Certainly one of the most charming museums in Paris, the Museum of Montmartre was founded in 1960. It was built in the seventeenth century as the Bel Air House and is the oldest building in Montmartre.
During its heyday, 12 rue Cortot served as a residence and meeting place for many artists including Auguste Renoir, Suzanne Valadon and Émile Bernard, who held their studios here, as well as the fauve artists Emile Othon Friesz and Raoul Dufy.
The Museum collection is composed of paintings, posters and drawings signed by Toulouse-Lautrec, Modigliani, Kupka, Steinlen, Valadon, and Utrillo. Together, the artworks recount the history of Montmartre, including the innovative studios at Bateau-Lavoir and 12 rue Cortot and the infamous animated cabarets of the Lapin Agile and the Moulin Rouge. The Museum includes an entire room dedicated to the French Cancan, while another features rare zinc plates of dreamlike scenes from shadow theatre such as Le Chat Noir, the first modern cabaret founded by Rodolphe Salis in 1881.
The collection was made possible by the History and Archeology Society “Le Vieux Montmartre”, which itself dates back to 1886.
Just steps from the Place du Tertre, three gardens dedicated to Auguste Renoir surround the Museum of Montmartre. They are named in memory of the impressionist painter who lived on-site between 1875 and 1877, where he painted several masterpieces including the famous le Bal du Moulin de la Galette (“The Moulin de la Galette Ball”), La Balancoire (“The Swing”), and Jardin de la rue Cortot (“Rue Cortot Garden”). The Renoir Gardens offer breathtaking views of the vineyard, the Clos Montmartre, and northern cityscape of Paris.
At the height of artistic creation in Montmartre during the early 20th century, the artist studio situated on rue Cortot served as the site for artists such as the two fauve painters Emile Orthon Friesz and Raoul Dufy, as well as Émile Bernard (Gauguin’s companion), and the writers Léon Bloy and Pierre Reverdy. Suzanne Valadon, famously regarded as one of the first women painters of her generation, initially settled at 12 Cortot in 1898. She later returned in 1912, where she remained until 1926 with her son Maurice Utrillo and her partner André Utter. With respect to Utrillo’s work at the studio, he left behind unforgettable views of Montmartre.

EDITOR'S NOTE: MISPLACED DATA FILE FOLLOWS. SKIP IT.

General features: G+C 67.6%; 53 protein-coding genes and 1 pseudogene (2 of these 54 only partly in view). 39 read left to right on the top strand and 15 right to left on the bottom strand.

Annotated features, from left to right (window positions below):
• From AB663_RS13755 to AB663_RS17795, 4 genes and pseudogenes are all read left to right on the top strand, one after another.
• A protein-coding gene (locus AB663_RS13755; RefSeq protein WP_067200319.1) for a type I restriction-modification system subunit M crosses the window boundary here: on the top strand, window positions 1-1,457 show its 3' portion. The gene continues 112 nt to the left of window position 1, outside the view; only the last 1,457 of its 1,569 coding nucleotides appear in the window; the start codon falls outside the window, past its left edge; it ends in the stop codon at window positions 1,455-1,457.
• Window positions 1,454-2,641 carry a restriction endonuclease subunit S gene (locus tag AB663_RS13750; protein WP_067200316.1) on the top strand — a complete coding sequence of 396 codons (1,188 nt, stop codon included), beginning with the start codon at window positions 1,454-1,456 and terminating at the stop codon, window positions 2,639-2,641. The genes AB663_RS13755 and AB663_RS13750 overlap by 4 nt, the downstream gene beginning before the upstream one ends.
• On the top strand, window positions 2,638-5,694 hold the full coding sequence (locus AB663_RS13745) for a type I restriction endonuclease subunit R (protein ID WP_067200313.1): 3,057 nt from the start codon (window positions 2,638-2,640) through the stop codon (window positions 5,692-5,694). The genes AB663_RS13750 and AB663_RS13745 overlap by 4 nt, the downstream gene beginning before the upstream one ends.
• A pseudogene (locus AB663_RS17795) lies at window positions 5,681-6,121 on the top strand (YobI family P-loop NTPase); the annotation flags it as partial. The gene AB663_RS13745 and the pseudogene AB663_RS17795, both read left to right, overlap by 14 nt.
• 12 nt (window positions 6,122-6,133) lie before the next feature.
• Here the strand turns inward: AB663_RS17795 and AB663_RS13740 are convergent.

After decades of neglect, the studio has been restored and will be open to the public in October 2014.
The Demarne Hotel will be open to the public for the first time in October 2014. This historic landmark was once the home to Claude de la Rose, the actor from Molière’s troupe whose stage name was Rosimond. It was also within these walls that Père Tanguy, art dealer for several Impressionist painters, lived.
The Demarne Hotel has been completely redesigned to accommodate exhibitions of the highest caliber. The exhibition “From Utrillo to Picasso: Catalan artists in Montmartre (1889 - 1906)” will inaugurate the new space.
In 1886, a group of artists who loved Montmartre and were saddened by the declining standards of architecture during the time, convened at the bistro “Rocher Suisse” situated at the top of rue Lamarck. Together, they formed The Society for the History and Archaeology of Montmartre, “Le Vieux Montmartre”. Its mission is to protect the artistic, historic and ethnological accounts of Montmartre. After the Second World War, the architect Claude Charpentier carried on the work of the association that eventually led to the founding of the Museum of Montmartre in 1960.
In July 2011, the Kléber-Rossillon Company took over the management of the Museum of Montmartre. It launched an ambitious program to expand and restore the site. The project will double the exhibition space, renovate the studio-apartment of the artists Suzanne Valadon and Maurice Utrillo, and remodel the three gardens that inspired Renoir’s paintings on the same subject.